The improved design offered an additional benefit beyond improved performance. MJC valves require off-site performance testing of a representative percentage after 20 years of service and then every 12 years thereafter. The performance test is a destructive test, destroying the heat sensitive actuation mechanism. Currently all other available OEM valves on the market, once put through this “sensitivity” performance test, are not able to be re-built and re-used as the other OEM’s don’t offer the spare parts required nor offer such a service back at their factories. Essentially the MJC valves are scrapped and complete new valves have to be procured - a costly exercise.
“We purposely made the new generation valves so that the actuation mechanism was modular in design. This means the MJC valves can be re-built and re-used after performance testing by simply replacing the Archer FL505 Glass Bulb Fusible Link on the valve”, said Managing Director Bradley Byrne.
The new MJC valve was designed using latest-generation 3D CAD/CAM software which was integral to programming the tool paths required for the precision machining on our 9-axis Okuma Multus B300-W machine centre. The components were manufactured from stainless steel 316 and brass 385. The valves were hydro-statically pressure tested in the Archer on-site laboratory and then road freighted to Stanwell Power Station in a purpose built crate for safe and secure transit. The robust crate was specially designed by Archer and allowed for the multiple return journeys to and from Archer and Stanwell Power Station.
“When the first batch of 60 OEM MJC valves for overhaul arrived here we pulled them down and discarded the 20 year old and compromised OEM internal components. The only parts we kept were the gunmetal valve body casting pieces. The castings were cleaned up and precision machined to allow for re-assembly and installation of our proven new generation design and components. The existing OEM MJC valves, having been overhauled to include our design, now included the same benefits of the new Archer MJC valves initially manufactured and supplied for the first swap out-swap-in. Once the MJC valves had been overhauled and fully reassembled they were hydrostatically pressure tested and then sent to Stanwell Power Station for the next unit’s swap out-swap in and we repeated the process again. Each batch was required by a strict time table set by Stanwell Power Station”, added Russ.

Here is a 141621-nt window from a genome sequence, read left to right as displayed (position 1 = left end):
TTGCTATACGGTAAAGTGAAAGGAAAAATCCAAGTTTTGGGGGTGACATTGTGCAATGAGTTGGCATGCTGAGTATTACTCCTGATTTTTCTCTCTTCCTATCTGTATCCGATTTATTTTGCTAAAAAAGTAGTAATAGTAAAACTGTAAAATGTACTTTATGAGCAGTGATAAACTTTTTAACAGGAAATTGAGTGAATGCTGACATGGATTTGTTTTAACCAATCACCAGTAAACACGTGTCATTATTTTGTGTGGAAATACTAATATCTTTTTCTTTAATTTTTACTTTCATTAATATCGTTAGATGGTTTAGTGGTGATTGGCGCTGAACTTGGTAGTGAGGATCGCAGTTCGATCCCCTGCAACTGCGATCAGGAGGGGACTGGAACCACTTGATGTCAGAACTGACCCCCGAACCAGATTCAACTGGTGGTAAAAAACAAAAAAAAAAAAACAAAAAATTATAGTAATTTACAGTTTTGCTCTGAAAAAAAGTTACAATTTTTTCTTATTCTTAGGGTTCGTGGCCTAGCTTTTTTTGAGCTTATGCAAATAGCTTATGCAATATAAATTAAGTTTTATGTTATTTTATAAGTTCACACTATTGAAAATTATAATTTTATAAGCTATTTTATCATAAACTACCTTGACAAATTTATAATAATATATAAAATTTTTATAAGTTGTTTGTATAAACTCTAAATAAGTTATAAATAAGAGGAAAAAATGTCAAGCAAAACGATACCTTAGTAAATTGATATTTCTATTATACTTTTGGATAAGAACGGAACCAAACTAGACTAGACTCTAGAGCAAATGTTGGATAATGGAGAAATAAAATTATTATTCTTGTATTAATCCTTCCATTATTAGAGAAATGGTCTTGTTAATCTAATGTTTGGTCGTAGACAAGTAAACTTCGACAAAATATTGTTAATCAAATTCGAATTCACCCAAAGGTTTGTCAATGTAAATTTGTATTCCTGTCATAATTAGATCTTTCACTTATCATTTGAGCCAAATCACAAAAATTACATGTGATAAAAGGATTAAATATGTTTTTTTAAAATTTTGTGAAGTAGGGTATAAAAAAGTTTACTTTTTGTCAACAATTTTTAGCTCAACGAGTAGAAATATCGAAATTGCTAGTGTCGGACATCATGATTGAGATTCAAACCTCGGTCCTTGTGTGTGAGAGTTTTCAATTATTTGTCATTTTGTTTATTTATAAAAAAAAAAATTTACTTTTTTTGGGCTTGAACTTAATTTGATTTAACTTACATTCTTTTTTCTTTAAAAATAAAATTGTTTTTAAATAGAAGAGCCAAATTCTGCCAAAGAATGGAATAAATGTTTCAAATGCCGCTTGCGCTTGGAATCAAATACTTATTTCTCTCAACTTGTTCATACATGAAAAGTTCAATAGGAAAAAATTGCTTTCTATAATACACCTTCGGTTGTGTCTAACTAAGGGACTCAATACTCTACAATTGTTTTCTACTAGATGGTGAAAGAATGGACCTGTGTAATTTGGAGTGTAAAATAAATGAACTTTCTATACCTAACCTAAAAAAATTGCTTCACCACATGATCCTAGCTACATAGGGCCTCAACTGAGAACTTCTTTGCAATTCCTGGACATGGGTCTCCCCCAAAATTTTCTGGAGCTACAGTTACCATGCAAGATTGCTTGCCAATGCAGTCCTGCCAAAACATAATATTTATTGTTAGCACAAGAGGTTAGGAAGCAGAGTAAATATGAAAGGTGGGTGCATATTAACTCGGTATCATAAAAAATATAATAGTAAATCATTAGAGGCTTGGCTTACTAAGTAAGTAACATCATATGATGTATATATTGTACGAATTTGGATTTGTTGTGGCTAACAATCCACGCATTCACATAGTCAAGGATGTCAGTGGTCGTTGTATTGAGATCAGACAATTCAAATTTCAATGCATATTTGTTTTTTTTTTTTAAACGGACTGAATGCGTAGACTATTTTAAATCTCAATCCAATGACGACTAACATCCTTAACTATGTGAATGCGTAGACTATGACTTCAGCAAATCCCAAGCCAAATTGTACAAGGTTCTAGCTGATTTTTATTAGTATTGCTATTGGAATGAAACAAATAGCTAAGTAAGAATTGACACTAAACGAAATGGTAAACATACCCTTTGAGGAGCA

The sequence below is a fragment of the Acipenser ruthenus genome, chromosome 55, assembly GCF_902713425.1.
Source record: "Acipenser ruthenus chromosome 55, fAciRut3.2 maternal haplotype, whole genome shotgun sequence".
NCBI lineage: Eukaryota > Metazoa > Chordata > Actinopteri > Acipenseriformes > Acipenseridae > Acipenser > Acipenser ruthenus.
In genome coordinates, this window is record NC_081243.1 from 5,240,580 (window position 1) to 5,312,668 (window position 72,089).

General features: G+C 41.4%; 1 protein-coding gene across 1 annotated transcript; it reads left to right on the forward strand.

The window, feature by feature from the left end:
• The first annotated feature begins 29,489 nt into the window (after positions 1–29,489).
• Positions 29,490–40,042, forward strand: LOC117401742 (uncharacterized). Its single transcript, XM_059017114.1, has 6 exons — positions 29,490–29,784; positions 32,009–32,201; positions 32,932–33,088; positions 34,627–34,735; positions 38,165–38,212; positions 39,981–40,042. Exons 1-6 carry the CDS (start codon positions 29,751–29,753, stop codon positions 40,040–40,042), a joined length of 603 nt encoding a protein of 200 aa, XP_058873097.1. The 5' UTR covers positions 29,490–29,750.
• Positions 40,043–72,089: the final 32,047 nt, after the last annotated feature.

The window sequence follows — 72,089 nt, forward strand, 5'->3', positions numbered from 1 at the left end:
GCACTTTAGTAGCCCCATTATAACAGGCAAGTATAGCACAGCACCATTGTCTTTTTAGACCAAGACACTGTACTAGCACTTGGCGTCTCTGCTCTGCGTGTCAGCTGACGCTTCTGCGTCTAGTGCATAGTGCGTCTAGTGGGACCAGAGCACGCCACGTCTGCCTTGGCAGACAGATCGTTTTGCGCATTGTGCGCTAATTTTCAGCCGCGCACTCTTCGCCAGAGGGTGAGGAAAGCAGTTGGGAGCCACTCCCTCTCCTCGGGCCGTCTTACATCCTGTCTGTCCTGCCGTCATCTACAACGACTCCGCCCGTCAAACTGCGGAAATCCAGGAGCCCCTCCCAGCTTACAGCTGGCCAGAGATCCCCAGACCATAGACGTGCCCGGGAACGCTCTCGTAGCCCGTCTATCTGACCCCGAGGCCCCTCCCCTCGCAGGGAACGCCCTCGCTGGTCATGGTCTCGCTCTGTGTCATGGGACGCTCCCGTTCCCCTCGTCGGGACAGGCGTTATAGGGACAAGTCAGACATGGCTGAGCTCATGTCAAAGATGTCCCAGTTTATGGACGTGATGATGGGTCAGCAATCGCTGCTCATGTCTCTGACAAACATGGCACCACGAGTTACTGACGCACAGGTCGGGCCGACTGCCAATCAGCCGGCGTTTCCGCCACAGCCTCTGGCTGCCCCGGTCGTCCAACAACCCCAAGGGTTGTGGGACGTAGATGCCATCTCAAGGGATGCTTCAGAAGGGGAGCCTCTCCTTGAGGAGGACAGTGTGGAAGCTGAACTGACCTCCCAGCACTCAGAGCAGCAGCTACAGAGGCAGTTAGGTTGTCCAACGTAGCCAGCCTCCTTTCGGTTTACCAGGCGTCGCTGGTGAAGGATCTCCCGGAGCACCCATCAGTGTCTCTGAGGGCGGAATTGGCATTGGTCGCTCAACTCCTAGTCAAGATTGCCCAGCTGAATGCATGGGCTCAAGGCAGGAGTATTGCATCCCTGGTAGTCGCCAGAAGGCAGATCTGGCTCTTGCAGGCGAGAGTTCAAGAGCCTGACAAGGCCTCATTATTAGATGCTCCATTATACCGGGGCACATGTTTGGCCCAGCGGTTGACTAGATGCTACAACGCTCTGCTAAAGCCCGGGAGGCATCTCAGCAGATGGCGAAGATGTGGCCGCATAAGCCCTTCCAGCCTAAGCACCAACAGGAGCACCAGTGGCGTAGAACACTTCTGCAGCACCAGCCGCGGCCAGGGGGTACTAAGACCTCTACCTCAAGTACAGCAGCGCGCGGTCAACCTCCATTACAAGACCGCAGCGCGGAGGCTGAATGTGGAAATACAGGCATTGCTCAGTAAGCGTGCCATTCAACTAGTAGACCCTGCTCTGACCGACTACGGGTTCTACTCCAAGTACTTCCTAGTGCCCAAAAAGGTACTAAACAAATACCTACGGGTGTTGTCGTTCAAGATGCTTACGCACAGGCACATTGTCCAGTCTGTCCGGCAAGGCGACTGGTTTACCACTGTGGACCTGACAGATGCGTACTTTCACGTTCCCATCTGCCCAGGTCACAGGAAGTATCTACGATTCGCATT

“We enjoy the projects that others regard as being too hard”, said Brad, “This is why companies and organisations from around the world come to us for advice and solutions. The conventional course of action in any industry would be to find a new OEM supplier but Stanwell Corporation showed that Aussie initiative and know-how was the smarter option."
“Stanwell Power Station is very pleased with the outcome of working with Archer. We were impressed that they were quick to understand our situation. They came up with an innovative and cost effective solution which enabled us to keep providing uninterrupted power supply to our customers throughout Queensland, and they were able to deliver it to us on time. Their ability to think outside the square, their workmanship and constant communication throughout the project was outstanding”, said Stan Beattie the Stanwell Corporation’s Project Manager, SPS Asset Services.
Stanwell Power Station holds the Guinness World Record for the longest continuous operation of a power plant turbine: 1073 days and 1 hour. Archer is proud to be a contributor to the ongoing reliability and success of the Stanwell Corporation facility.